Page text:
A Healthy Trend
A new study revealed that immigrants are able to earn more money in Calgary, Regina, and Saskatoon than they do in Toronto, a significant trend that best explains as to why the share of immigrants is steadily declining in the city.
It is true that Toronto is still the dominant hub for the newcomers but the fact is that its proportion of Canada’s total annual immigrant intake has dropped to just one-third in 2007, which was almost half in 2001. And in contrast, the number of immigrants settling in western cities like Calgary, Edmonton, Regina and Saskatoon has been increasing on a consistent basis since the past five years.
Jack Jedwab, executive director of the Association for Canadian Studies said that these statistics represents a significant shift in the immigration patterns. He said that everyone thinks of Alberta and Saskatchewan as places for internal migration, but now, even the western cities are drawing a lot of immigrants.
It is known that immigrants often settle where family members live, but at he same time they are also drawn by the economic opportunities. According to the census data in Mr. Jedwad’s paper, in the year 2005, the average annual income of an immigrant family in Calgary was $102,118, $33,000 more than what it is in Montreal, $22,000 more than in Vancouver and $12,000 more than what it is in Toronto.
Also between the years 2001 and 2005, Saskatchewan moved from the bottom three provinces to the top three provinces in terms of the average income for an immigrant family, with just Alberta and Ontario ahead of it.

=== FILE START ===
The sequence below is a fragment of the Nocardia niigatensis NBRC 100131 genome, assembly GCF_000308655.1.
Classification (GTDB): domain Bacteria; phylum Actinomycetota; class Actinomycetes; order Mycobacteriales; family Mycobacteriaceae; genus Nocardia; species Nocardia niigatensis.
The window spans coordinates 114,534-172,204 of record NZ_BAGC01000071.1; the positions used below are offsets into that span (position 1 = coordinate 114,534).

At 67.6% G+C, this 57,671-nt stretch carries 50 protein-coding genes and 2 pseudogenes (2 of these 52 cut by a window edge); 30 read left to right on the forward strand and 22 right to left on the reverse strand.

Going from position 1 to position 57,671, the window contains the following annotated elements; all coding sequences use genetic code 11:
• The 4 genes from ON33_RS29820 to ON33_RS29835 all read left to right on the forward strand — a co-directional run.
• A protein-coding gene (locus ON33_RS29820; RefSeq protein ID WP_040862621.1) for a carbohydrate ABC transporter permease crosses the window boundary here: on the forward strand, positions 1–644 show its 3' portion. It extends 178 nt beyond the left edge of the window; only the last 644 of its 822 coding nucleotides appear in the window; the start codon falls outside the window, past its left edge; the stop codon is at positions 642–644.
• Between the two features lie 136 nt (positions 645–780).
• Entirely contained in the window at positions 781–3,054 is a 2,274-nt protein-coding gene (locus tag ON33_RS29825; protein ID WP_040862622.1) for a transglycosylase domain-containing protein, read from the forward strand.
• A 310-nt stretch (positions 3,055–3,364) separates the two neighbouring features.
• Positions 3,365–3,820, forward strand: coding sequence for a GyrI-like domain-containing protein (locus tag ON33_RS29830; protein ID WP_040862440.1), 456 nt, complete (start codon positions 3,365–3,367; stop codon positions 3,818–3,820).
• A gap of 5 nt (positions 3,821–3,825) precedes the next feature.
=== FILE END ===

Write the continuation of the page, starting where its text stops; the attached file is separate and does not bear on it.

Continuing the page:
Ottawa’s goal has always been to disperse immigrants more evenly throughout the country and avoid concentration of new immigrants in Montreal, Toronto and Vancouver. In 2007, cities outside the “MTV” received nearly one-third of the total 236,000 newcomers that arrived in Canada.
Myer Siemiatycki, a Ryerson University professor of immigration and settlement services said that the trend is healthy, although he noted that Toronto, Montreal and Vancouver still receive a large number of newcomers with Montreal been able to actually increase its share.
In cities like Regina, well-educated workers might fair well as there is less competition for high-paying jobs. Professor Siemiatycki noted that traditionally, Saskatchewan has always had problems attracting highly skilled talents.
The executive director of the Maytree Foundation Ratna Omidvar said that although Toronto is attracting fewer immigrants, but they are going to the outlying suburbs that are a part of the city region.